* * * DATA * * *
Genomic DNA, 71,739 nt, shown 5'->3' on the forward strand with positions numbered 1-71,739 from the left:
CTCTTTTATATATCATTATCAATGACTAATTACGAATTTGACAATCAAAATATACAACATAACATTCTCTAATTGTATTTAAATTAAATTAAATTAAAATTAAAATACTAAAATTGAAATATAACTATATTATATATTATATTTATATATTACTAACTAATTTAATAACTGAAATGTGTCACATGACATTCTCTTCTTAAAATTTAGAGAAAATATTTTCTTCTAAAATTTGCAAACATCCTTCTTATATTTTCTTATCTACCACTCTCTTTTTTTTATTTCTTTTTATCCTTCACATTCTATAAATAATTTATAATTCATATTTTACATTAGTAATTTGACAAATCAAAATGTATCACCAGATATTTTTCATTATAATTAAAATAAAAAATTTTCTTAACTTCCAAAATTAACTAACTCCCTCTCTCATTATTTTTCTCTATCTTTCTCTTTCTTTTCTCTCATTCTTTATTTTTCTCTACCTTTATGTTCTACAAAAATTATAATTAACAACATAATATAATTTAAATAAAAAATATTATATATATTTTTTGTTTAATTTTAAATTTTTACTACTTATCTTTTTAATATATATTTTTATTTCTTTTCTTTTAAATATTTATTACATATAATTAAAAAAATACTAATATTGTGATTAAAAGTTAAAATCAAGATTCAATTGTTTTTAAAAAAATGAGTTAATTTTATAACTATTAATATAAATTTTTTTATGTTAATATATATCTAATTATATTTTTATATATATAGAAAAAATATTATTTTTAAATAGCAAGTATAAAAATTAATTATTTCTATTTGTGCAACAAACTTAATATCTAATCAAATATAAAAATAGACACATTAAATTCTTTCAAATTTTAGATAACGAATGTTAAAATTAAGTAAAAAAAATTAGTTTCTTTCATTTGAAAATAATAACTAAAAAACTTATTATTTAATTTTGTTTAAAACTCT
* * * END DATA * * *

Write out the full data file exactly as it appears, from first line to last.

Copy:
Genomic DNA, 71,739 nt, shown 5'->3' on the forward strand with positions numbered 1-71,739 from the left:
CTCTTTTATATATCATTATCAATGACTAATTACGAATTTGACAATCAAAATATACAACATAACATTCTCTAATTGTATTTAAATTAAATTAAATTAAAATTAAAATACTAAAATTGAAATATAACTATATTATATATTATATTTATATATTACTAACTAATTTAATAACTGAAATGTGTCACATGACATTCTCTTCTTAAAATTTAGAGAAAATATTTTCTTCTAAAATTTGCAAACATCCTTCTTATATTTTCTTATCTACCACTCTCTTTTTTTTATTTCTTTTTATCCTTCACATTCTATAAATAATTTATAATTCATATTTTACATTAGTAATTTGACAAATCAAAATGTATCACCAGATATTTTTCATTATAATTAAAATAAAAAATTTTCTTAACTTCCAAAATTAACTAACTCCCTCTCTCATTATTTTTCTCTATCTTTCTCTTTCTTTTCTCTCATTCTTTATTTTTCTCTACCTTTATGTTCTACAAAAATTATAATTAACAACATAATATAATTTAAATAAAAAATATTATATATATTTTTTGTTTAATTTTAAATTTTTACTACTTATCTTTTTAATATATATTTTTATTTCTTTTCTTTTAAATATTTATTACATATAATTAAAAAAATACTAATATTGTGATTAAAAGTTAAAATCAAGATTCAATTGTTTTTAAAAAAATGAGTTAATTTTATAACTATTAATATAAATTTTTTTATGTTAATATATATCTAATTATATTTTTATATATATAGAAAAAATATTATTTTTAAATAGCAAGTATAAAAATTAATTATTTCTATTTGTGCAACAAACTTAATATCTAATCAAATATAAAAATAGACACATTAAATTCTTTCAAATTTTAGATAACGAATGTTAAAATTAAGTAAAAAAAATTAGTTTCTTTCATTTGAAAATAATAACTAAAAAACTTATTATTTAATTTTGTTTAAAACTCT